Friday, January 7, 2011

Anti-Muslim hysteria? Gaffney: 'The concerns I and others have raised still stand'

By Brian Fitzpatrick
© 2011 WorldNetDaily

Frank Gaffney

WASHINGTON – Sometimes it's easier to shoot the messenger.

Former Reagan administration defense official Frank Gaffney is still waiting for somebody to rebut his allegations that the Muslim Brotherhood, which seeks to impose shariah law around the world, is running an influence operation in Washington, D.C. Instead, he's being called an anti-Muslim bigot.

After WND reported yesterday that Gaffney accused Muslim Republican Suhail Khan of "infiltrating" the Conservative Political Action Conference on behalf of radical Islamists, Khan and CPAC director Lisa DePasquale fired back with personal attacks on Gaffney in Salon and Politico.

In an article titled "CPAC also anti-Sharia," Politico's Ben Smith quoted Khan:

"'It's because I’m Muslim. It's as simple as that,' said Khan. 'There's no truth to it. It's the latest iteration of anti-Muslim hysteria.'

'His own diminished capacity – not only in CPAC, but in Washington politics in general – has really marginalized him. He's looking for conspiracy,' said Khan about Gaffney. 'It's anti-Muslim hysteria. This is not new. This is something that we'll deal with. The Shariah canard is the latest iteration of that.'"

Khan delivered similar remarks through Salon's Justin Elliott. In a piece titled "CPAC infiltrated by radical gays, radical Muslims," Elliott wrote:

"According to WND, Khan is linked to radicals because his 'father, Mahboob Khan, leader of a large mosque in Santa Clara, Calif., had allowed Osama bin Laden's No. 2 man, Dr. Ayman al-Zawahiri, to raise money there.'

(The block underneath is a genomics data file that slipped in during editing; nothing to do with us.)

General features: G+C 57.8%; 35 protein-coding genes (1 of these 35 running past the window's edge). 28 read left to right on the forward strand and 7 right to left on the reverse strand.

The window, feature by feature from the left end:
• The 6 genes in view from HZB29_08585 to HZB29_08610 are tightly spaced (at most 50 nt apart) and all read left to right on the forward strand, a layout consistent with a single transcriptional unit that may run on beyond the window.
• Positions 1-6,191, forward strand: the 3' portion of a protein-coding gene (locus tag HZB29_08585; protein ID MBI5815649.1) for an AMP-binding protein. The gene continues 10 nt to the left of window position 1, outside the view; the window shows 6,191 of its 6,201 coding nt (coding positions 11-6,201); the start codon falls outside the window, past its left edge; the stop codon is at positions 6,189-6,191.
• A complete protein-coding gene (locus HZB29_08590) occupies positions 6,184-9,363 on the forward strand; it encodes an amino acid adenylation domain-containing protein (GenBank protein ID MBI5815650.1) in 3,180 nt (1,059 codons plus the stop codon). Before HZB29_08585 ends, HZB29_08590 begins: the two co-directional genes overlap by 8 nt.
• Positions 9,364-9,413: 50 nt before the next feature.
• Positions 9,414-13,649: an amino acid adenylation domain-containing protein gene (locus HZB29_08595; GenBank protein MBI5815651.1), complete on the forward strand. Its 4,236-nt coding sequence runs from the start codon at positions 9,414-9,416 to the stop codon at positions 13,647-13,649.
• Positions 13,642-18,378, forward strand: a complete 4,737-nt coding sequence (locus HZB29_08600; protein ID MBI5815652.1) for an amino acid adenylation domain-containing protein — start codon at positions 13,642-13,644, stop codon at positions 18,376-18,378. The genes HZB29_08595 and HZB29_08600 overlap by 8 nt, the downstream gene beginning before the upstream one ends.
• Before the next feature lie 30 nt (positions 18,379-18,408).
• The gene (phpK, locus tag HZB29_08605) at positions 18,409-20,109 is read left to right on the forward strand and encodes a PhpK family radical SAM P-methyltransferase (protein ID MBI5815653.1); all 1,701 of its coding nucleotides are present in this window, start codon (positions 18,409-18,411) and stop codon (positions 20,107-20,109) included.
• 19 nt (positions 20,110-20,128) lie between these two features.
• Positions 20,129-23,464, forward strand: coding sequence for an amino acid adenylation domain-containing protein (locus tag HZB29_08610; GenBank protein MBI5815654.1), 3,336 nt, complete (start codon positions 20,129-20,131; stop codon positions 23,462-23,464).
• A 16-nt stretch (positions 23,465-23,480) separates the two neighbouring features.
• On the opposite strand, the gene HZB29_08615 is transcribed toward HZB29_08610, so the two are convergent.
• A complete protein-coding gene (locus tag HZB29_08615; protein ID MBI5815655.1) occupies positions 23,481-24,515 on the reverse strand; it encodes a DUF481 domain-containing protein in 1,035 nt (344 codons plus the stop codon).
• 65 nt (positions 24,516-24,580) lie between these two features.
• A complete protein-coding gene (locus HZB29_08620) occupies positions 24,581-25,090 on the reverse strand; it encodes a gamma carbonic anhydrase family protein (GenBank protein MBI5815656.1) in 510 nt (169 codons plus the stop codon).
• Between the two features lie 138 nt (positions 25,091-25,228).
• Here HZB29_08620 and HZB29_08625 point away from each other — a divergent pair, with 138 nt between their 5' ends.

"In an interview with Salon today, Khan says this is nonsense. 'Frank knows that many if not most of the things that he's asserting are not true. He knows that I'm not a member of the Muslim Brotherhood. He knows that my parents are not involved in anything like that. My dad died 11 years ago. He was a high-tech engineer in the Bay Area.'

Suhail Khan

"He believes Gaffney is motivated by three things: 'It's raising money -- the guy raises a ton of money. Secondly, there is no doubt there is ... political hay to be made on this. This gives him relevance that otherwise he doesn't have. Finally, I think there is just good old-fashioned bigotry.'"

"It's interesting to see the outlets he's chosen, Salon and Politico," said Gaffney, president of the Center for Security Policy.

"These are part of a series of quotes from interviews that Suhail has been giving people on the left, each of which is more ad hominem than the last, none of which addressees the concerns we've raised in any substantive way. I guess it's sort of par for the course and is consistent with the Muslim Brotherhood playbook to try to suppress information about the kinds of activities that promote shariah through the stealth jihad. All I can say is the substance of the concerns that I and others on Team B have raised in 'Shariah: The Threat to America' stand, and if anything are only made more compelling by the kind of response we've seen today."

CPAC director Lisa DePasquale sent a statement defending the conference to Politico's Ben Smith.

"'The fact is that we will have a panel tentatively titled "Defining and Debating Shariah in America" at this year's CPAC moderated by Cliff May of the Foundation for Defense of Democracies,' emailed the American Conservative Union's CPAC director Lisa DePasquale.

"She also expressed puzzlement at the attack on the head of a conservative Muslim group, Muslims for America, by the Reagan administration official Frank Gaffney.

"'If what Frank says were true then, Suhail Khan is much more powerful than anyone ever imagined!' she emailed."

Gaffney responded with praise for May, a former New York Times foreign correspondent.

"Cliff May is a good man, a good friend of mine and I hope he'll do a thorough job of illuminating the threat of shariah to the United States.

"On Lisa's point, I hope that she and others at the ACU will read the Team B analysis. If she would do so she would have an appreciation for how influence operations work and in particular how this one is working. It's not about being powerful, it's about being skillful in pursuing the objectives of the Muslim Brotherhood that individuals like Suhail Khan have engaged in for decades now."

CPAC officials did not respond to a request for comment. Khan has not answered WND's request for a response to specific allegations by Gaffney and others.